Experimental Psychology Notes Week 2
Experimental Psychology Notes Week 2 PSYC 266 - 04
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This 5 page Class Notes was uploaded by Elizabeth Schnarr on Saturday September 3, 2016. The Class Notes belongs to PSYC 266 - 04 at Truman State University taught by Ashley Ramsey in Fall 2016. Since its upload, it has received 9 views. For similar materials see Experimental Psychology in Psychology at Truman State University.
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Date Created: 09/03/16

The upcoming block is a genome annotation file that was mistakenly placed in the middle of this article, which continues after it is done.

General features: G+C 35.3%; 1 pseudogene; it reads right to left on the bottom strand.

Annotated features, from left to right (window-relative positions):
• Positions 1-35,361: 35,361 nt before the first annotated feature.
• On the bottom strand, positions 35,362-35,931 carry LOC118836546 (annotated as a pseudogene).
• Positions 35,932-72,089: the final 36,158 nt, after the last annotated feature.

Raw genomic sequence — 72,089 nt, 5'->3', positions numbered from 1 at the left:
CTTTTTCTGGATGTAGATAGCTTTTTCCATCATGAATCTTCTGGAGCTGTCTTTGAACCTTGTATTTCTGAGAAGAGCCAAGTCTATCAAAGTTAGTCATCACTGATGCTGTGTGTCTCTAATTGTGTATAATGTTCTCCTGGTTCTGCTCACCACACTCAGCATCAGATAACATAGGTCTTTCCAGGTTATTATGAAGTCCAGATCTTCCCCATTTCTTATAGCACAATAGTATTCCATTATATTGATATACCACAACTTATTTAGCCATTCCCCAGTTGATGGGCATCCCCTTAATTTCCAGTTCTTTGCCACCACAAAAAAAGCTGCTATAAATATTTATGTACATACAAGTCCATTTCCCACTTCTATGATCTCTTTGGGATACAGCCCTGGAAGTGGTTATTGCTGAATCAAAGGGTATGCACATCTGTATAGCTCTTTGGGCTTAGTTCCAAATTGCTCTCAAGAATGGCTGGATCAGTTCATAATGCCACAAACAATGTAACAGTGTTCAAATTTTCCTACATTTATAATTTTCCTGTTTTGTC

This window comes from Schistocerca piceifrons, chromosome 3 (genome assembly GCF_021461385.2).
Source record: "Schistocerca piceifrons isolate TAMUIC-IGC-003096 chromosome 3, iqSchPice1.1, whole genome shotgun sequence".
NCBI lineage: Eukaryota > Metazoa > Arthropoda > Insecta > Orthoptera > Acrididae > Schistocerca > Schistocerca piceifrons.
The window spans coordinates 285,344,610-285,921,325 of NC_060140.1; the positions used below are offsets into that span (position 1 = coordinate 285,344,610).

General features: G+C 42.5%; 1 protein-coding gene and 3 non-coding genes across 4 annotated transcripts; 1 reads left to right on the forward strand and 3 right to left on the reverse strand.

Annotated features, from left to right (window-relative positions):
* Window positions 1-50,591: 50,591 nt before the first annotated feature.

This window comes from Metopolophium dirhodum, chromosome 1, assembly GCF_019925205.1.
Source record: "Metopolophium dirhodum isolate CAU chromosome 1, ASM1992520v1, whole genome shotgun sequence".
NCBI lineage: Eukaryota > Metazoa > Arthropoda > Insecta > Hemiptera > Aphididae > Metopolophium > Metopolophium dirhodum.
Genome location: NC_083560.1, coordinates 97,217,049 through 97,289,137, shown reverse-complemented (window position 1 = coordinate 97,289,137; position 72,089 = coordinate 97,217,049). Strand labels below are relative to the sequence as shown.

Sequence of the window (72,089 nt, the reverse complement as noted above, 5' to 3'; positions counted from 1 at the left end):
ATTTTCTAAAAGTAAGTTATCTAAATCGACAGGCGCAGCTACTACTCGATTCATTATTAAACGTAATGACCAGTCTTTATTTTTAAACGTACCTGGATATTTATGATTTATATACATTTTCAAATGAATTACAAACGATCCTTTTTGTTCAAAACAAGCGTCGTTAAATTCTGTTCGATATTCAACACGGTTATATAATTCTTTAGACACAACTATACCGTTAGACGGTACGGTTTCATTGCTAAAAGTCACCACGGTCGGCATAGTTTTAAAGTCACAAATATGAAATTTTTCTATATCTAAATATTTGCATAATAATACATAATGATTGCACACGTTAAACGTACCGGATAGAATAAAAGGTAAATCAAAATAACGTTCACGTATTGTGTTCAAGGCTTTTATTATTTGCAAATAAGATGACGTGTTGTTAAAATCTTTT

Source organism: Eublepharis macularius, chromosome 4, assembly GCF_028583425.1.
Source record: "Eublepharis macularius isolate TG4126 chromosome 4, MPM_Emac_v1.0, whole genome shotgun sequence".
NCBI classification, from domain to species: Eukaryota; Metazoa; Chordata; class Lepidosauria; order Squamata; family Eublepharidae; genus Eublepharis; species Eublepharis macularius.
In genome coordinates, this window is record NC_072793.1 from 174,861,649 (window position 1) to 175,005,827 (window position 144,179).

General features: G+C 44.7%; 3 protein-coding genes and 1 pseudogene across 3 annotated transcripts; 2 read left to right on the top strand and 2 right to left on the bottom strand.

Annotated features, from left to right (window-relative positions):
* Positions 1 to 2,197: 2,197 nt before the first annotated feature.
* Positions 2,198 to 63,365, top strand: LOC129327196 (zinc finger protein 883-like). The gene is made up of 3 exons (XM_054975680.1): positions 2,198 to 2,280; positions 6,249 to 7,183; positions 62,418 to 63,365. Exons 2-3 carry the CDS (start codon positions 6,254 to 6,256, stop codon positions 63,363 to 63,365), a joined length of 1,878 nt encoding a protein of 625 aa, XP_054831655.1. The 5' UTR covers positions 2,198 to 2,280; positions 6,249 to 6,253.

Week 2: 8/299/4 Experimental Psychology Experimental s. NonExperimental Research External Validity ● The degree to which research findings can be generalized to other settings and individuals ● Nonexperimental studies have higher external validity Case Studies ● Descriptive study of a subject’s experiences, behaviors, and records ● Pros: source of hypotheses and theories, source of therapy techniques, and allows study of rare phenomena ● Cons: limits representativeness of sample, completeness of data, and reliance on retrospective data Retrospective Data ● Recollections of past events that are collected in the present ● Ex: childhood memories Deviant case analysis researchers examine differences between deviant and normal individuals to identify etiological factors Etiological factor the study of causation or origination Reactivity subjects alter behavior after knowing that they are being observed Field Studies ● Conducted in reallife settings ● The experimenter does not manipulate antecedent conditions ● Experimenters use naturalistic observation to observe their study ● Has high levels of external validity ParticipantObserver Study ● Experimenter does not manipulate anything ● Observer pretends to be a group member in the study ● From this type of study, problems can arise due to deception Week 2: 8/299/4 Field Experiment Field Study experimental nonexperimental Archival Study ● Descriptive method of study where researchers reexamine data that has already been collected for other purposes ● Ex: graduating senior questionnaire or transcripts Qualitative research consists of words (is more useful for contextual phenomena) Quantitative research consists of numbers Week 2: 8/299/4 Experimental Psychology Surveys, Interviews, and Sampling Survey Research ● Obtains data about opinions, attitudes, preferences, and behaviors using questionnaires or interviews ● Allows researchers to study private experiences Advantages to Surveys ● Efficiently collect large amounts of data ● Anonymous surveys can increase accuracy ● Allow us to complement laboratory and field experiments Limitations ● Bias ● Dishonesty ● Doesn’t test hypotheses (we can’t manipulate independent variable or control extraneous variables) Constructing surveys 1. Identify specific research objectives 2. Decide on degree of imposition of units (how many answers, openended or closed questions, etc.) 3. Decide how you will analyze the survey data Question Types ● Closed questions (structured) can be answered using a limited number of alternatives ● Openended questions not structed, and low imposition of units ● Number or percent of responses can be reported for closed questions ● Content analysis (used to analyze openended questions)where responses are assigned to categories using objective rules Constructing Questions and Surveys 1. Keep it simple 2. Avoid doublebarreled questions Week 2: 8/299/4 3. Use exhaustive response choices (cover all possible answers) ● Engage subjects from the start ● First questions should be... relevant to central topic easy to answer interesting answerable by most closed format ● Use commonly used response options ● Avoid valueladen questions that could be embarrassing Response ● Response Styles tendencies to respond to questions without regard to their actual wording ● Social Desirability representing ourselves in a socially appropriate fashion when responding to a questions’ latent content (underlying meaning) Context Effects ● Changes in question interpretation due to their position within a survey ● Buffer items (unrelated questions) Manifest ● Plain meaning of the words printed on the page Structured vs. Unstructured Interviews ● Structured interviews questions are asked same way each time (more usable, quantifiable data) ● Unstructured interviews explore topics as they arise (data may not be usable for content analysis) Sample and Population ● Population all people, animals, or objects that share at least one characteristic ● Sample subset of the population of interest Week 2: 8/299/4 Experimental Psychology Variables and Levels of Measurement Variables ● In psych, one would be looking at the effect of the experimental change (I.V) on a behavior or mental process (D.V) ● Extraneous variable might have an effect on the outcome of the experiment ● If these E.Vs vary with the I.V and we’re sure they have an effect, then they’re upgraded to the confounding variables I.V Levels ● Experimental group and Control group Scales of Measurement ● Nominal scale: assigns items to 2 more distinct categories Ex: Professors can be categorized as either dull or exciting ● Ordinal scale: measures the magnitude of the D.V using ranks, but not precise values Ex: marathon contestants may finish from first to last place (not equal intervals of time between the place) ● Interval scale: measures magnitude of D.V by using equal intervals between values with no absolute zero Ex: degrees celsius or fahrenheit (0 degrees fahrenheit does not mean there is not heat, and you can get below 0 degrees, so therefore it’s zero is not absolute) ● Ratio scale: measures the magnitude of the D.V using equal intervals between values and has an absolute value Ex: distance, height, age, etc.
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